Feathers have been widely used to assess mercury contamination in birds as they reflect metal concentrations accumulated between successive moult periods: they are also easy to sample and have minimum impact on the study birds. Moult is considered the major pathway for mercury excretion in seabirds. Penguins are widely believed to undergo a complete, annual moult during which they do not feed. As penguins lose all their feathers, they are expected to have a low individual-variability in feather mercury concentration as all feathers are formed simultaneously from the same somatic reserves. This assumption is central to penguin studies that use feathers to examine the annual or among-individual variation in mercury concentrations in penguins. To test this assumption, we measured the mercury concentrations in 3–5 body feathers of 52 gentoo penguins (Pygoscelis papua) breeding at Bird Island, South Georgia (54°S 38°W). Twenty-five percent of the penguins studied showed substantial within-individual variation in the amount of mercury in their feathers (Coefficient of Variation: 34.7–96.7%). This variation may be caused by differences in moult patterns among individuals within the population leading to different interpretations in the overall population. Further investigation is now needed to fully understand individual variation in penguins’ moult.
Citation: Pedro S, Xavier JC, Tavares S, Trathan PN, Ratcliffe N, Paiva VH, et al. (2015) Feathers as a Tool to Assess Mercury Contamination in Gentoo Penguins: Variations at the Individual Level. PLoS ONE 10(9): e0137622. https://doi.org/10.1371/journal.pone.0137622
Editor: Sébastien Descamps, Norwegian Polar Institute, NORWAY
Received: April 2, 2015; Accepted: August 20, 2015; Published: September 9, 2015
Copyright: © 2015 Pedro et al. This is an open access article distributed under the terms of the Creative Commons Attribution License, which permits unrestricted use, distribution, and reproduction in any medium, provided the original author and source are credited
Data Availability: All relevant data are within the paper and its Supporting Information files.
Funding: This research was supported by the Ministry of Science and Higher Education, Portugal (Fundação para a Ciência e a Tecnologia, http://www.fct.pt/), the Tinker Foundation (http://www.tinker.org/) and the British Antarctic Survey (http://www.antarctica.ac.uk/), under the research programs CEPH, SCAR AnT-ERA, PROPOLAR and ICED. British Antarctic Survey plays an important role in data collection protocols.
Competing interests: The authors have declared that no competing interests exist.
The increasing concentration of contaminants in the environment and the need to understand their effects on wildlife are some of the main reasons for the development of bio monitoring programs . Seabirds are often used as bio monitors because of their ease of access for study, their role in the ecosystem as top predators, and the different ranges over which they forage [2,3]. Many seabird species are now considered at risk and in need of protection as they face many and diverse threats in their natural habitat . This fact reinforces the need to collect more information and to use non-invasive methods in defined monitoring programs . Given this perspective, feathers are now often used for measuring various parameters as they can be collected with minimum harm to birds (e.g. feathers can be collected from the ground in penguin colonies, or quickly from live individuals ). Feathers can also be stored for years and do not require refrigeration, this therefore allows long-term studies to be conducted (i.e. sampling feather from museums specimens) [3,6,7]. Various contaminants circulating in blood can be sequestered in feathers during their formation, where the contaminants remain physically stable . Mercury is one such contaminant which has been associated with adverse effects on seabird reproductive output, behavior and survival, which has led to it becoming a focus of pollutant monitoring programs . Unlike other contaminants, mercury concentrations in feathers has a much greater internal than external origin, reflecting the mercury dietary intake of mercury prior to feather growth [10–13].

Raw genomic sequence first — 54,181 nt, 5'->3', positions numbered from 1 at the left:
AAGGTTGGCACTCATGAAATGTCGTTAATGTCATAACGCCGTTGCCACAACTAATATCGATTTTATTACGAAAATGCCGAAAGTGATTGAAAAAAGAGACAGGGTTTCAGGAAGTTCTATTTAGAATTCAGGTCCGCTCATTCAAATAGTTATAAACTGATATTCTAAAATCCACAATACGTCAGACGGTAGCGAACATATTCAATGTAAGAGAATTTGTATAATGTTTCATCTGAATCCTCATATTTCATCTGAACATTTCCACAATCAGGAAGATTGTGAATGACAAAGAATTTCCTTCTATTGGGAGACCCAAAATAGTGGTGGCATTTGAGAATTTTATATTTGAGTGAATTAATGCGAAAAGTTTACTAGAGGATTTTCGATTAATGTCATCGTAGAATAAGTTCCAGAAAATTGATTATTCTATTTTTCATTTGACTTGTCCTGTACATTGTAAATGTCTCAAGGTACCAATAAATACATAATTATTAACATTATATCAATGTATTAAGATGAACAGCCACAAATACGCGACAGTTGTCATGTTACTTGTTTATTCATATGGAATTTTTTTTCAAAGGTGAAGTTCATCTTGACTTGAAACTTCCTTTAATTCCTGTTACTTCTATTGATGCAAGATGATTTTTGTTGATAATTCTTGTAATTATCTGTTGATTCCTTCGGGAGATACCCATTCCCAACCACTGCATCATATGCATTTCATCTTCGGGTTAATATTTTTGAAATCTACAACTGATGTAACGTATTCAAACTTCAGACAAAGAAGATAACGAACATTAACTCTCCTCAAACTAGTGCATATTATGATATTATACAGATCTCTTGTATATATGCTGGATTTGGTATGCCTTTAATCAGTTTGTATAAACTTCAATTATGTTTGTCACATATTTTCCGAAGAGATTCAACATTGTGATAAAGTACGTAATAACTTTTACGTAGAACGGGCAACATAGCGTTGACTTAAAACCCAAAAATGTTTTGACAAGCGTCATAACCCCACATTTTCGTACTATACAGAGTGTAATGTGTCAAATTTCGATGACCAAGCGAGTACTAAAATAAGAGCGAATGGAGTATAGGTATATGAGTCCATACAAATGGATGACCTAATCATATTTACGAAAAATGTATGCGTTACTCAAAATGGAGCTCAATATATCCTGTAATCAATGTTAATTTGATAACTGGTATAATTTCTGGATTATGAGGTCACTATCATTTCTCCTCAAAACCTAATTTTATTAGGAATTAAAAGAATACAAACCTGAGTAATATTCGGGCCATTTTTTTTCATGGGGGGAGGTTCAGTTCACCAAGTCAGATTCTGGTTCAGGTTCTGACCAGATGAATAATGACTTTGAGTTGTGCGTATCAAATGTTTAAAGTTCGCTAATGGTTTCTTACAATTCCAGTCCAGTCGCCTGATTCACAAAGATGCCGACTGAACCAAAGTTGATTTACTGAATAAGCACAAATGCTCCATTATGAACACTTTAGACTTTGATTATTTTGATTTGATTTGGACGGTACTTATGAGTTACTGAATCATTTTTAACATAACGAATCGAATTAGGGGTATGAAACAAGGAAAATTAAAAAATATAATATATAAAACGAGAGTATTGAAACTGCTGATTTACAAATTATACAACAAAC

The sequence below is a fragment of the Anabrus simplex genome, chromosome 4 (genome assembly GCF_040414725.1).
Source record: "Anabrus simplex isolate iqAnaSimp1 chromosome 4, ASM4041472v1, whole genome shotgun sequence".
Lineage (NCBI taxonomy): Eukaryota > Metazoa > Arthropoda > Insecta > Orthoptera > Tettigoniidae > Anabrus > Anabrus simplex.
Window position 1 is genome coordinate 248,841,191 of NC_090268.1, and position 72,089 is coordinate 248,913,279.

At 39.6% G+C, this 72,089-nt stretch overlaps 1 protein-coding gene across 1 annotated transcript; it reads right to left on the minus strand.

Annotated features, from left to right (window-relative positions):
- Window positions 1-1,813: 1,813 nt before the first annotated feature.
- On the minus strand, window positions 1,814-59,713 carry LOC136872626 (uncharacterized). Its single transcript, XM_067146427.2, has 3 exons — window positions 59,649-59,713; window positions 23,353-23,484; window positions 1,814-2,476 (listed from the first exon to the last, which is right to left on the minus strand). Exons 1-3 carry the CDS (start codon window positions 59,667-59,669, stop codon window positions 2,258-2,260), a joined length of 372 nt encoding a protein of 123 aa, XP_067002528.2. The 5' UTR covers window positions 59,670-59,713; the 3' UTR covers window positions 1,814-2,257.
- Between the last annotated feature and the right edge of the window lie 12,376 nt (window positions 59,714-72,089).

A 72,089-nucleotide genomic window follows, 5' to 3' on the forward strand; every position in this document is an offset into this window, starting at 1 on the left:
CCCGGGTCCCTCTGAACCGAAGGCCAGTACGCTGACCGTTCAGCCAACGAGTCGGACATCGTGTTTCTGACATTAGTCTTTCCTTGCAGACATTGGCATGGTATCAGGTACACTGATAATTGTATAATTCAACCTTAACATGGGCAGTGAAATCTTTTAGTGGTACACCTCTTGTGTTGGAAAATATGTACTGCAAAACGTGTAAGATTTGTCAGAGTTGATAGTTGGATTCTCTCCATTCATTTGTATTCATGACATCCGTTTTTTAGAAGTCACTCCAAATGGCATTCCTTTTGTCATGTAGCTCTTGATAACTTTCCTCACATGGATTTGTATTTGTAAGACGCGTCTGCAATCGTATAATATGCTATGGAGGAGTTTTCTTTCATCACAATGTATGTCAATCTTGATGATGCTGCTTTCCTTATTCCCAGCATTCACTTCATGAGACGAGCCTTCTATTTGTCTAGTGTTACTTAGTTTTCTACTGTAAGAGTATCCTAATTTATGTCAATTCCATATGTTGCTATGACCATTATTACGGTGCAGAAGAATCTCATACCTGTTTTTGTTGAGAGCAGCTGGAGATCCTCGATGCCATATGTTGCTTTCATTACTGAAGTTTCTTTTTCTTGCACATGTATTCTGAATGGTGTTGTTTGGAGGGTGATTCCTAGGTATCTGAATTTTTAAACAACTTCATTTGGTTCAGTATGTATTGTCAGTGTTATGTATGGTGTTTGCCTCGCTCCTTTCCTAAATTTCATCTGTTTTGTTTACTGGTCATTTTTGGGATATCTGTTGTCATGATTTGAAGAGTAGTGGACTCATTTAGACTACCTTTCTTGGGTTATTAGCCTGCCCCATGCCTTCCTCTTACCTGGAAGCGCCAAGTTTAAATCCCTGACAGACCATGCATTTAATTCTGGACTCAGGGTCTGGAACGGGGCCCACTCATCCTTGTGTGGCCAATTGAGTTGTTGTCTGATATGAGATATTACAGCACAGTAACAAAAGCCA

The timing and sequence of moult are factors that are related to a seabird species’ lifecycle, so it is important to take any differences into account which can influence mercury concentrations between species (e.g. ), individuals (e.g. [15,16]) and even between feathers from the same individual (e.g. ). For example, barn owls (Tyto alba) have an irregular and incomplete moult , while bald eagles (Haliaeetus leucocephalus) may take more than one moult to replace all their primary feathers . In fact, large seabirds, such as albatrosses, do not replace all their flight feathers in one single moult (due to time constraints and reproduction costs); in some cases they take three moulting periods to complete the process [20–22]. Body feathers have been reported to show significant variation in mercury concentrations [16,23]. A high level of variability between body feathers from the same individuals has been reported in Arctic terns (Sterna paradisaea), common terns (Sterna hirundo) and Leach’s storm-petrels (Oceanodroma leucorhoa), which has been related to a long moulting period that occurs during migration to different regions where mercury contamination concentrations may differ . Therefore, the use of more than one feather has been recommended when assessing mercury loads in such species, in order to average out within-individual variation in mercury concentrations. Recently, the use of birds with a synchronous moult, such as penguins and seabird fledglings, has been recommended as suitable for monitoring contaminants in seabird communities . This is because of their synchronous moult that can be defined as a moult in which all body feathers grow simultaneously, at a constant rate and in a short period of time.